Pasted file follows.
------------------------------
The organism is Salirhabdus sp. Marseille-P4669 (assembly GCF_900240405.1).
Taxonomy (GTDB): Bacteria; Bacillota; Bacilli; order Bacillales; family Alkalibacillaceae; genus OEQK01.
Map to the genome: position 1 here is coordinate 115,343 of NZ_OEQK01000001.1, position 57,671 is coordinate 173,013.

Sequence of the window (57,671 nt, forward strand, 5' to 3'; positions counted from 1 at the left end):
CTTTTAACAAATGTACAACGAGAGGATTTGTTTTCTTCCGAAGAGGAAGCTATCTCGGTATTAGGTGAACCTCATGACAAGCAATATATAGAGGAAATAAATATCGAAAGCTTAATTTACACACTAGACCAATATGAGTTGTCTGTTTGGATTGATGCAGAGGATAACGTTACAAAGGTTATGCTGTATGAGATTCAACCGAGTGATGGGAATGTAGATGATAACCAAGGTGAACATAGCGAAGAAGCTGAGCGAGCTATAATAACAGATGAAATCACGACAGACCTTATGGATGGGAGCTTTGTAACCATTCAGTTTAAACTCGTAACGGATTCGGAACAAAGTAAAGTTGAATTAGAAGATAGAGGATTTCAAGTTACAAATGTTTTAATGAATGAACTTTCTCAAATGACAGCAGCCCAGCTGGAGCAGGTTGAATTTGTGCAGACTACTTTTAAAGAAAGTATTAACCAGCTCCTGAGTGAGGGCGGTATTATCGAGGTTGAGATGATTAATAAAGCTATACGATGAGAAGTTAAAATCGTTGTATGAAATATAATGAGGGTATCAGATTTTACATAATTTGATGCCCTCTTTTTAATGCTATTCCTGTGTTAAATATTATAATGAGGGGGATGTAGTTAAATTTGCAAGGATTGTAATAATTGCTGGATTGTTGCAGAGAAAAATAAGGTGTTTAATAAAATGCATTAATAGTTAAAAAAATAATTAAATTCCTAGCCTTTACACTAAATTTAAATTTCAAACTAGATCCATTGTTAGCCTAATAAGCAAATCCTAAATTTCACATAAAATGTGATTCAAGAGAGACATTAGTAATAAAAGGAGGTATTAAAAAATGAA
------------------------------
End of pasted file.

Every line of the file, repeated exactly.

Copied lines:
The organism is Salirhabdus sp. Marseille-P4669 (assembly GCF_900240405.1).
Taxonomy (GTDB): Bacteria; Bacillota; Bacilli; order Bacillales; family Alkalibacillaceae; genus OEQK01.
Map to the genome: position 1 here is coordinate 115,343 of NZ_OEQK01000001.1, position 57,671 is coordinate 173,013.

Sequence of the window (57,671 nt, forward strand, 5' to 3'; positions counted from 1 at the left end):
CTTTTAACAAATGTACAACGAGAGGATTTGTTTTCTTCCGAAGAGGAAGCTATCTCGGTATTAGGTGAACCTCATGACAAGCAATATATAGAGGAAATAAATATCGAAAGCTTAATTTACACACTAGACCAATATGAGTTGTCTGTTTGGATTGATGCAGAGGATAACGTTACAAAGGTTATGCTGTATGAGATTCAACCGAGTGATGGGAATGTAGATGATAACCAAGGTGAACATAGCGAAGAAGCTGAGCGAGCTATAATAACAGATGAAATCACGACAGACCTTATGGATGGGAGCTTTGTAACCATTCAGTTTAAACTCGTAACGGATTCGGAACAAAGTAAAGTTGAATTAGAAGATAGAGGATTTCAAGTTACAAATGTTTTAATGAATGAACTTTCTCAAATGACAGCAGCCCAGCTGGAGCAGGTTGAATTTGTGCAGACTACTTTTAAAGAAAGTATTAACCAGCTCCTGAGTGAGGGCGGTATTATCGAGGTTGAGATGATTAATAAAGCTATACGATGAGAAGTTAAAATCGTTGTATGAAATATAATGAGGGTATCAGATTTTACATAATTTGATGCCCTCTTTTTAATGCTATTCCTGTGTTAAATATTATAATGAGGGGGATGTAGTTAAATTTGCAAGGATTGTAATAATTGCTGGATTGTTGCAGAGAAAAATAAGGTGTTTAATAAAATGCATTAATAGTTAAAAAAATAATTAAATTCCTAGCCTTTACACTAAATTTAAATTTCAAACTAGATCCATTGTTAGCCTAATAAGCAAATCCTAAATTTCACATAAAATGTGATTCAAGAGAGACATTAGTAATAAAAGGAGGTATTAAAAAATGAA